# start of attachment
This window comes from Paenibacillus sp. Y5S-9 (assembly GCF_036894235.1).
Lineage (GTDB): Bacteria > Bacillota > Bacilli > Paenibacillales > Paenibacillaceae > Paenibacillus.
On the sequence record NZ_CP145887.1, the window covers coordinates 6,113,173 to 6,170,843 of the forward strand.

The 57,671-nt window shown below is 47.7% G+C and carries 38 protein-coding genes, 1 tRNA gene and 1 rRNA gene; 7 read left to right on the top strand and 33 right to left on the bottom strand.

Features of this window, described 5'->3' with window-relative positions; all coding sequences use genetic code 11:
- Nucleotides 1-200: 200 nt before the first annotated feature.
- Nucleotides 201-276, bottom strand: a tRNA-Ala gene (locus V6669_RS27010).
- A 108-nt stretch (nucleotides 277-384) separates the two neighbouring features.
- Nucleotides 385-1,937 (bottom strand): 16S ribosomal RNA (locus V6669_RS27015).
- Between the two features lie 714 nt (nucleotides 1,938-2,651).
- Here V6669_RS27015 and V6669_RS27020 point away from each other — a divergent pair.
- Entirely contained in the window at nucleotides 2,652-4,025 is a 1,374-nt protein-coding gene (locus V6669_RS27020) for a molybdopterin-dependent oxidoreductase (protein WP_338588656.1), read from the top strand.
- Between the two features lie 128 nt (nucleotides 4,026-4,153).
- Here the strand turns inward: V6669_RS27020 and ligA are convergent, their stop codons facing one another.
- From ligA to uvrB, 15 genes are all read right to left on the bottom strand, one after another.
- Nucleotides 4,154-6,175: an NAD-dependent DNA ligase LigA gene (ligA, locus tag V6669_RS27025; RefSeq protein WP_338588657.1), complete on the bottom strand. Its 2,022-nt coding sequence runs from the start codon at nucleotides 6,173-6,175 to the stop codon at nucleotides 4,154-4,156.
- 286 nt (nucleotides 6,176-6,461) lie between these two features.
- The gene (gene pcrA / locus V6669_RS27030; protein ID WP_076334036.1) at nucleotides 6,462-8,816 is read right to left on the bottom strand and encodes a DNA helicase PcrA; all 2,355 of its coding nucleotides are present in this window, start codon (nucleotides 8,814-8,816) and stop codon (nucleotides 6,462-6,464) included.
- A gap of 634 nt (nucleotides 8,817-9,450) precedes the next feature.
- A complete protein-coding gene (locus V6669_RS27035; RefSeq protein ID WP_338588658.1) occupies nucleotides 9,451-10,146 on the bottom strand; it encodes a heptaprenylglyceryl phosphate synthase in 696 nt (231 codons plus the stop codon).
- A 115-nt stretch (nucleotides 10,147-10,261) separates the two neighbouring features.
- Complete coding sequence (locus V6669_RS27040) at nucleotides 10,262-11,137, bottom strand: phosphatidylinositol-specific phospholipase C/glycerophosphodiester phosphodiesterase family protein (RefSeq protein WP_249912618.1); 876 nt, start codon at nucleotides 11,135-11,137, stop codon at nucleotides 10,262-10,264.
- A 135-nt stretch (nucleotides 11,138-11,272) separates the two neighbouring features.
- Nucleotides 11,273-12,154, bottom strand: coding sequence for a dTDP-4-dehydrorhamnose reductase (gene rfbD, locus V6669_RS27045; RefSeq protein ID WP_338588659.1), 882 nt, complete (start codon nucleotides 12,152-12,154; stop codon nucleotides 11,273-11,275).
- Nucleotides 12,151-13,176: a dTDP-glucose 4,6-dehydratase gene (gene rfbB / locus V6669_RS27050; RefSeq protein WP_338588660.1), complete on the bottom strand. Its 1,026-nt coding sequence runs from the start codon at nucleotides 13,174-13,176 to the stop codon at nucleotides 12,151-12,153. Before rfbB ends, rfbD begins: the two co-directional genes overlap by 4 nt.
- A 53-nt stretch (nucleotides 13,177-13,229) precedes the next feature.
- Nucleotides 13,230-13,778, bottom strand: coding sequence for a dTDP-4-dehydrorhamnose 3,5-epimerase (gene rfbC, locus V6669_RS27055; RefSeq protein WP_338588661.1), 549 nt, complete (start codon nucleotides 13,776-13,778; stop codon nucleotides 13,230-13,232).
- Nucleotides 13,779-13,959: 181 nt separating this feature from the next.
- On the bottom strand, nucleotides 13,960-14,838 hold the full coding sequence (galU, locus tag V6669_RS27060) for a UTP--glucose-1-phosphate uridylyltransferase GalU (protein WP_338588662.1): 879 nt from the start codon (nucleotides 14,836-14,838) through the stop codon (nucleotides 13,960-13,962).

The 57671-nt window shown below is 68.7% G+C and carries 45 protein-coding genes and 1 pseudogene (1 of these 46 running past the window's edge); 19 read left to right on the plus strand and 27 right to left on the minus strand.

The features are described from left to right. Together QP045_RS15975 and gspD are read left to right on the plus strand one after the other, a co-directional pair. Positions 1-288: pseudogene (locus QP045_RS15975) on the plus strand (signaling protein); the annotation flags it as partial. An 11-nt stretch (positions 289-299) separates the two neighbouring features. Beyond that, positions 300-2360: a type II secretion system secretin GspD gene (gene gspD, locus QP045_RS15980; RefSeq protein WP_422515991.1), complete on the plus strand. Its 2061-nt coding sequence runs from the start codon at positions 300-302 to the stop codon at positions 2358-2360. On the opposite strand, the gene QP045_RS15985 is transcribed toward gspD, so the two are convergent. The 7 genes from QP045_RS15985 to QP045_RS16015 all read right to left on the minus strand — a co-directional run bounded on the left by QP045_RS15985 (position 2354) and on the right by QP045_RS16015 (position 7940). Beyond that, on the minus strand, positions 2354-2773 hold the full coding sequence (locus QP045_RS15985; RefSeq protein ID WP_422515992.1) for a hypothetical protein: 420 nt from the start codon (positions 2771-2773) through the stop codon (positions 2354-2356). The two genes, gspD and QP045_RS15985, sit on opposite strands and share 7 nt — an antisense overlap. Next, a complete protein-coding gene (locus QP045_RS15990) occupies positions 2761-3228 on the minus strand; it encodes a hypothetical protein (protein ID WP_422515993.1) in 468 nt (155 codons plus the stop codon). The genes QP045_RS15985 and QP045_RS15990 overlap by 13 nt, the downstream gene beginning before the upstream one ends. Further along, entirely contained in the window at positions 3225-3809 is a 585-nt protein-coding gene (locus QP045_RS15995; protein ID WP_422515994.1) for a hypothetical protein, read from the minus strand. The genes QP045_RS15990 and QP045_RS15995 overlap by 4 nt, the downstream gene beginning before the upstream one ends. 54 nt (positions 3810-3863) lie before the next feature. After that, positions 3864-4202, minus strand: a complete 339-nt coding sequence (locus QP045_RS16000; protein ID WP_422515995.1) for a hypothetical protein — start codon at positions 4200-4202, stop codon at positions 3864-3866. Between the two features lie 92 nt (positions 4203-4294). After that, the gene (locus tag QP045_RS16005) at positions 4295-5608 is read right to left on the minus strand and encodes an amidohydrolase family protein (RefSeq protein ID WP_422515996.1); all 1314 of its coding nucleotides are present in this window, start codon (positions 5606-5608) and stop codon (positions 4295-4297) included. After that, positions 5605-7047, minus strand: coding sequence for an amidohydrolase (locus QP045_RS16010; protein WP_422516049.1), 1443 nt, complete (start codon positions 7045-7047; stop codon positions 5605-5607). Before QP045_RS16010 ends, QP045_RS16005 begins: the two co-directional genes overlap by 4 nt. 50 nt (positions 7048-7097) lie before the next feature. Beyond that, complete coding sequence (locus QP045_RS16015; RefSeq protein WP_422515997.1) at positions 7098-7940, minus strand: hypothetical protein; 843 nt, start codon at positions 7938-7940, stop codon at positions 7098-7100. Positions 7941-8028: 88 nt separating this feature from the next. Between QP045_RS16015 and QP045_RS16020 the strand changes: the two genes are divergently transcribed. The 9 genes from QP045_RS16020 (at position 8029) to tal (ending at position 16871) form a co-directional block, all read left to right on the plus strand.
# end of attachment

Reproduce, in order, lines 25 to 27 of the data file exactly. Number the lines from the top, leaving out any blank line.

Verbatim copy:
- Nucleotides 12,151-13,176: a dTDP-glucose 4,6-dehydratase gene (gene rfbB / locus V6669_RS27050; RefSeq protein WP_338588660.1), complete on the bottom strand. Its 1,026-nt coding sequence runs from the start codon at nucleotides 13,174-13,176 to the stop codon at nucleotides 12,151-12,153. Before rfbB ends, rfbD begins: the two co-directional genes overlap by 4 nt.
- A 53-nt stretch (nucleotides 13,177-13,229) precedes the next feature.
- Nucleotides 13,230-13,778, bottom strand: coding sequence for a dTDP-4-dehydrorhamnose 3,5-epimerase (gene rfbC, locus V6669_RS27055; RefSeq protein WP_338588661.1), 549 nt, complete (start codon nucleotides 13,776-13,778; stop codon nucleotides 13,230-13,232).